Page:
The Special Purpose Local Option Sales Tax 2016 Citizens Oversight Committee held its first meeting on Wednesday.

Things got underway with words of encouragement and direction from Glynn County Commission chairman, Bill Brunson who thanked the group for their service and added it is an important component of the SPLOST 2016.

“We ought to be on target with injections from big boxes (stores),” Brunson added. “In this process we’re dealing with public funds. Transparency trumps everything, just remember that. We will sunset it once we collect the money.”

The meeting was held in second floor conference room of the Harold Pate Building.

Richard Strickland, former Glynn County Commission chairman, also thanked the group saying, “One reason we instituted this, (the oversight committee) was to restore the public’s trust. You all are an integral part of this. The county manager (Alan Ours) and county staff will be there to help you.”

Neither Brunson nor Strickland stayed for the duration of the meeting.

Committee members include the seven members appointed by the Glynn County Commissioners: Kamau Dickerson, who did not attend Wednesday’s meeting, Vice Chairman Robert Franklin, Philip Graitcer, Jeff Kilgore, Ron Maulden, Chairman Ronnie Perry, Robert Terjesen and the two city appointed members — Al Verheyn, vice chairman of the Brunswick Urban Redevelopment Agency who was not in attendance, and Lance Sabbe who serves on the Brunswick Historic Foundation.

The committee’s purpose is to oversee SPLOST 2016 collections and how they are spent on projects.

Glynn County Manager, Alan Ours, moderated the meeting prior to election of the chairman. He said one of the challenges will be keeping the website current and up-to-date with information pertaining to the projects.

Public Service Announcements are planned to promote awareness about the website. Social media will also be utilized.

City Manager Jim Drumm said groups associated with the city’s project list are already asking when the projects will begin. SPLOST collection started the first of April. Ours said checks will start coming in from the state in either May or June, and once-a-month thereafter.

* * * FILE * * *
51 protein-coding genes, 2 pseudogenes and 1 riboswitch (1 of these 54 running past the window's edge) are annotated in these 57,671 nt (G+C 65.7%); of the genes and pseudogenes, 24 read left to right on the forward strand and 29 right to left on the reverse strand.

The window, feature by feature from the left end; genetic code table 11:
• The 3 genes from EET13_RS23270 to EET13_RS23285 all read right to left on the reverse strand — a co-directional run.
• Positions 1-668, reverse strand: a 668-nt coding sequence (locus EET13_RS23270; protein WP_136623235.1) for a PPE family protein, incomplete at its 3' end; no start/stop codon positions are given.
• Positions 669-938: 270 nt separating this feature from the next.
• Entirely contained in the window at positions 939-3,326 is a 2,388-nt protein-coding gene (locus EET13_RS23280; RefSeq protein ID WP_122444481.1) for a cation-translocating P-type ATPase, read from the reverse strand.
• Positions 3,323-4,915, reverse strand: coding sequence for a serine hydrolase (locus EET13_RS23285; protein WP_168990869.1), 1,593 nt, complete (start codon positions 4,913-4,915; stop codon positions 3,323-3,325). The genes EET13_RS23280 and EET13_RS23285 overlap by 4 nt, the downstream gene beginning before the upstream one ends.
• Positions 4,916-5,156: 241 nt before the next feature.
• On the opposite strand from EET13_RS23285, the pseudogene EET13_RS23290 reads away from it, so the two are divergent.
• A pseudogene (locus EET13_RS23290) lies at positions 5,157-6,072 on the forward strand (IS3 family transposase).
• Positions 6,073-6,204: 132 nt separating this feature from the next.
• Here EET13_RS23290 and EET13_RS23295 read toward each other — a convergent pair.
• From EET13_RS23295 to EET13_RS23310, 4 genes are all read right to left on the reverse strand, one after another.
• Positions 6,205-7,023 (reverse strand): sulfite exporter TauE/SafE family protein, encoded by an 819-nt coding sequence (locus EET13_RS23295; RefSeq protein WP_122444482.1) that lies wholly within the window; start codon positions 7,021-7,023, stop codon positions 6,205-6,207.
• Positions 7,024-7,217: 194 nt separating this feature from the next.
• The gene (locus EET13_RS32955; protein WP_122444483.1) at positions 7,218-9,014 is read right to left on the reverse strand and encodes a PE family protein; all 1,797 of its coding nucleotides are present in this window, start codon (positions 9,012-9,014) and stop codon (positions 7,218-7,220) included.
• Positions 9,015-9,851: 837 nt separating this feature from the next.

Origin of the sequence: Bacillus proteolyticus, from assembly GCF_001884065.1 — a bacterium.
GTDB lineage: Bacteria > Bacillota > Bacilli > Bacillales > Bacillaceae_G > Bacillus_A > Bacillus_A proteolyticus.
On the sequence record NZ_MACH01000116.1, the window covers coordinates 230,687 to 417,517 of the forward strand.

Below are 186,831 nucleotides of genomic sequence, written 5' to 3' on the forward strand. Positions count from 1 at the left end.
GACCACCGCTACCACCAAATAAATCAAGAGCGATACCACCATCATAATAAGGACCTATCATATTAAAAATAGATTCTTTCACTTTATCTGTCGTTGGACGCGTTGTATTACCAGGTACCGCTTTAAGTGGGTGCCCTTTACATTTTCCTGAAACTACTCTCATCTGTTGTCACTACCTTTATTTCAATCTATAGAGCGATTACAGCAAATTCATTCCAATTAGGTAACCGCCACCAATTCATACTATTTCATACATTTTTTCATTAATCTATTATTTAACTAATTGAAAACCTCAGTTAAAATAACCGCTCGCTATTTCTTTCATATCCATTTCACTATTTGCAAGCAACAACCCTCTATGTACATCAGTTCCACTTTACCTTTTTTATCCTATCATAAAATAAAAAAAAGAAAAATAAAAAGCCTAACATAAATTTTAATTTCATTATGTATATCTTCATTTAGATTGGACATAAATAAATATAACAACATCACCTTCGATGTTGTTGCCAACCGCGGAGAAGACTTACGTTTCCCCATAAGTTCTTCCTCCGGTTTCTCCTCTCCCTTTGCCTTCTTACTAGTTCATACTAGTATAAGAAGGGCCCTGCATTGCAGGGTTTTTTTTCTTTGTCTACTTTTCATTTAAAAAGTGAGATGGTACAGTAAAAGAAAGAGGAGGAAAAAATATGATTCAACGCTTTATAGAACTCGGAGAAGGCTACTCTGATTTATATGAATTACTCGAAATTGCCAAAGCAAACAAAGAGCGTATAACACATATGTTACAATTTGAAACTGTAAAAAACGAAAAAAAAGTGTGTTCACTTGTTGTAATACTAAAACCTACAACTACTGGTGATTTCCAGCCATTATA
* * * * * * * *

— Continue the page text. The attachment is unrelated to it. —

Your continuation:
Graitcer voiced concerns about project management to get projects done on time.

“Our goal is to have the design firm that’s chosen, to also do project management as part of their contract,” Ours said. “We’re going to try to maximize our staff by partnering but we do believe we can get the projects done.”

Ours said in the past, the county spent $4 million on a project management firm.

“I’d like to see that money spent on asphalt,” Ours said. “We believe our staff can get it done.”

Committee member Kilgore suggested the committee give the county staff a chance, because he didn’t think a consultant was something they could afford.

Drumm said he also believes the city has the capacity to manage the projects and get them done in timely manner.

Money collected through the tax will be split between the county, city of Brunswick, Brunswick-Glynn County Joint Water and Sewer Commission and the Jekyll Island Authority for projects on a list voters approved during the general election in November.

Of the more than $71.5 million that the projects list calls for, the majority, $40,462,846, or about 57 percent, is going to the county. Brunswick will get $13,832,154, or about 19 percent, the JWSC was allotted $15 million, 21 percent, and the JIA will get $2.3 million, just three percent.

Collection of the one percent sales tax, which pushed sales tax in Glynn County to seven percent on the dollar, will last through Sept. 30, 2020.

More information on the tax can be found at

The Citizens Oversight Committee meeting is scheduled for 3 p.m. July 19.